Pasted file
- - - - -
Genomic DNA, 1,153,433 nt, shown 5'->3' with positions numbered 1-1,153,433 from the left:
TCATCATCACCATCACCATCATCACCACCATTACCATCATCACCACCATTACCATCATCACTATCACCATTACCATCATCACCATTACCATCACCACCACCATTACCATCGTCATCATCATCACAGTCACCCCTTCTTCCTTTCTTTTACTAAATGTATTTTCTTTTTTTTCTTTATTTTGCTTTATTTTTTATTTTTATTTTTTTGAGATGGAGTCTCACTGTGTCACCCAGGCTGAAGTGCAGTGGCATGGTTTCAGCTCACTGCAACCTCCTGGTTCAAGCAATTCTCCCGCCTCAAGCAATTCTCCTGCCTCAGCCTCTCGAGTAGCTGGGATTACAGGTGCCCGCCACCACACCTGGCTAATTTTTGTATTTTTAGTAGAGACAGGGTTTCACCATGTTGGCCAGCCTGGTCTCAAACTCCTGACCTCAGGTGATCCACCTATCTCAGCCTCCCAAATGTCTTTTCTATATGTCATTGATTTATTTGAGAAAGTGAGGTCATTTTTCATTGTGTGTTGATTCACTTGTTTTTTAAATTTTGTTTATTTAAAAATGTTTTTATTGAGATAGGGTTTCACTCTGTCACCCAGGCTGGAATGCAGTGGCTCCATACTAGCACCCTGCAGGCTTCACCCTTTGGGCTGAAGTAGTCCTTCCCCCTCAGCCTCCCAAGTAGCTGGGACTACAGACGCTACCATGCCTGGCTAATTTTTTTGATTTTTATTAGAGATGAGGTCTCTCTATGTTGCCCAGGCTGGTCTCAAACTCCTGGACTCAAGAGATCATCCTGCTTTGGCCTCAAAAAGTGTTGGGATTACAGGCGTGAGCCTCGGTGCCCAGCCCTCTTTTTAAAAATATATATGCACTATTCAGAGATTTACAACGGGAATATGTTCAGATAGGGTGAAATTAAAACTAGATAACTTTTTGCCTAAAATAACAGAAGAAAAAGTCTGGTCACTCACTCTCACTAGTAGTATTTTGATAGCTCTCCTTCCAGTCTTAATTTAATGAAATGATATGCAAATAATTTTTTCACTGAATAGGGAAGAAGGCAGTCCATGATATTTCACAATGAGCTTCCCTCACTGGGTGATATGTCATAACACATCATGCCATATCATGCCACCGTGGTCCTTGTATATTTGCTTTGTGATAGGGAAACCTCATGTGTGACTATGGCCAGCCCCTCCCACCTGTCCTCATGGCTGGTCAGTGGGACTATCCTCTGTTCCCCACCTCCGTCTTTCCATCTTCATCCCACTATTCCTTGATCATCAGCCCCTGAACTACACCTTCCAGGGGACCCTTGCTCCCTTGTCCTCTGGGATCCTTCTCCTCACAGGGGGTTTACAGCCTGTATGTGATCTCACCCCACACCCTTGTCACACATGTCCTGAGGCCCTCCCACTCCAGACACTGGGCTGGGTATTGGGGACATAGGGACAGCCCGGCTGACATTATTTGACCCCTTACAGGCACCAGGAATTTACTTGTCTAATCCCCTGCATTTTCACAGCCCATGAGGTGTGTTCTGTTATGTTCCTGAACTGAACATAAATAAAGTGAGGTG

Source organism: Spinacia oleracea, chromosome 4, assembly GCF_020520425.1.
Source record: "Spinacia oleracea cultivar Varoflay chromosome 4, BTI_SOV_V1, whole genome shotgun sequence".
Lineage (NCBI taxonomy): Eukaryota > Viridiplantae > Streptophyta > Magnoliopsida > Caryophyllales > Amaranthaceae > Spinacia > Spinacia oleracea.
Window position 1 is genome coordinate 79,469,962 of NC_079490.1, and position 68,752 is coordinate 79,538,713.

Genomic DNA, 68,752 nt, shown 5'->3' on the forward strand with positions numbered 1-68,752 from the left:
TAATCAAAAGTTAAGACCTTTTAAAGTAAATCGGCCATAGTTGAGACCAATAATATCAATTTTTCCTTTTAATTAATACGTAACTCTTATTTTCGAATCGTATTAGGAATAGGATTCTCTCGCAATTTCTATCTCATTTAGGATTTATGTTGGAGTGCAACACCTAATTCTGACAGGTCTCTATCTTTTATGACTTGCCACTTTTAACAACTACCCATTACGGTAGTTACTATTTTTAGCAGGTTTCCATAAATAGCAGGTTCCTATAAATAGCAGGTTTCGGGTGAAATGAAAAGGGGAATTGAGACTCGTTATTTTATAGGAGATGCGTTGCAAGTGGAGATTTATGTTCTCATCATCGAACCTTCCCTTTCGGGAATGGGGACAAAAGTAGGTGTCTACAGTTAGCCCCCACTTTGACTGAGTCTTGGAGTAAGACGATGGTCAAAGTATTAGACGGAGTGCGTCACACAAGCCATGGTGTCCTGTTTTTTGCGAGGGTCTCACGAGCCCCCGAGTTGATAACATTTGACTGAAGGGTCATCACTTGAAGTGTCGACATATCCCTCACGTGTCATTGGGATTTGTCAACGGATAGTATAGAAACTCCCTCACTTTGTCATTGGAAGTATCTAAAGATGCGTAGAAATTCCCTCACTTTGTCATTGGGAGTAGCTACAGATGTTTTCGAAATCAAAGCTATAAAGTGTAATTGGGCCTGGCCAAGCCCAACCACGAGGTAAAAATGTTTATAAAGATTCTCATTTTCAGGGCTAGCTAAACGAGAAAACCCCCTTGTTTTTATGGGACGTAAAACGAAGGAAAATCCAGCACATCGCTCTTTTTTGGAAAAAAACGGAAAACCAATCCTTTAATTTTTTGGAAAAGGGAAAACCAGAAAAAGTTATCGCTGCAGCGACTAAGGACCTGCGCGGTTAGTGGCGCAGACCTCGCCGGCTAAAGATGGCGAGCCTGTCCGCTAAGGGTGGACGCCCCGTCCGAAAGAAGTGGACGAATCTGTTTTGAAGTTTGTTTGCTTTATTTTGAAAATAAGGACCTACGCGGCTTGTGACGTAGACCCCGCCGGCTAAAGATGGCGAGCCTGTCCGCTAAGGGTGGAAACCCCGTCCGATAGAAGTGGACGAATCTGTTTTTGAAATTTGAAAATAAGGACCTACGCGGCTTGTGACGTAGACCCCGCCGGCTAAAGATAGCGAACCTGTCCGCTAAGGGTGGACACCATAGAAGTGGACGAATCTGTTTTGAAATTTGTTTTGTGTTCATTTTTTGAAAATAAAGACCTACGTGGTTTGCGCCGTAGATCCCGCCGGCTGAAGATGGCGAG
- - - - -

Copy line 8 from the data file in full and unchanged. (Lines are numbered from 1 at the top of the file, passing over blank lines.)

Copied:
TAATCAAAAGTTAAGACCTTTTAAAGTAAATCGGCCATAGTTGAGACCAATAATATCAATTTTTCCTTTTAATTAATACGTAACTCTTATTTTCGAATCGTATTAGGAATAGGATTCTCTCGCAATTTCTATCTCATTTAGGATTTATGTTGGAGTGCAACACCTAATTCTGACAGGTCTCTATCTTTTATGACTTGCCACTTTTAACAACTACCCATTACGGTAGTTACTATTTTTAGCAGGTTTCCATAAATAGCAGGTTCCTATAAATAGCAGGTTTCGGGTGAAATGAAAAGGGGAATTGAGACTCGTTATTTTATAGGAGATGCGTTGCAAGTGGAGATTTATGTTCTCATCATCGAACCTTCCCTTTCGGGAATGGGGACAAAAGTAGGTGTCTACAGTTAGCCCCCACTTTGACTGAGTCTTGGAGTAAGACGATGGTCAAAGTATTAGACGGAGTGCGTCACACAAGCCATGGTGTCCTGTTTTTTGCGAGGGTCTCACGAGCCCCCGAGTTGATAACATTTGACTGAAGGGTCATCACTTGAAGTGTCGACATATCCCTCACGTGTCATTGGGATTTGTCAACGGATAGTATAGAAACTCCCTCACTTTGTCATTGGAAGTATCTAAAGATGCGTAGAAATTCCCTCACTTTGTCATTGGGAGTAGCTACAGATGTTTTCGAAATCAAAGCTATAAAGTGTAATTGGGCCTGGCCAAGCCCAACCACGAGGTAAAAATGTTTATAAAGATTCTCATTTTCAGGGCTAGCTAAACGAGAAAACCCCCTTGTTTTTATGGGACGTAAAACGAAGGAAAATCCAGCACATCGCTCTTTTTTGGAAAAAAACGGAAAACCAATCCTTTAATTTTTTGGAAAAGGGAAAACCAGAAAAAGTTATCGCTGCAGCGACTAAGGACCTGCGCGGTTAGTGGCGCAGACCTCGCCGGCTAAAGATGGCGAGCCTGTCCGCTAAGGGTGGACGCCCCGTCCGAAAGAAGTGGACGAATCTGTTTTGAAGTTTGTTTGCTTTATTTTGAAAATAAGGACCTACGCGGCTTGTGACGTAGACCCCGCCGGCTAAAGATGGCGAGCCTGTCCGCTAAGGGTGGAAACCCCGTCCGATAGAAGTGGACGAATCTGTTTTTGAAATTTGAAAATAAGGACCTACGCGGCTTGTGACGTAGACCCCGCCGGCTAAAGATAGCGAACCTGTCCGCTAAGGGTGGACACCATAGAAGTGGACGAATCTGTTTTGAAATTTGTTTTGTGTTCATTTTTTGAAAATAAAGACCTACGTGGTTTGCGCCGTAGATCCCGCCGGCTGAAGATGGCGAG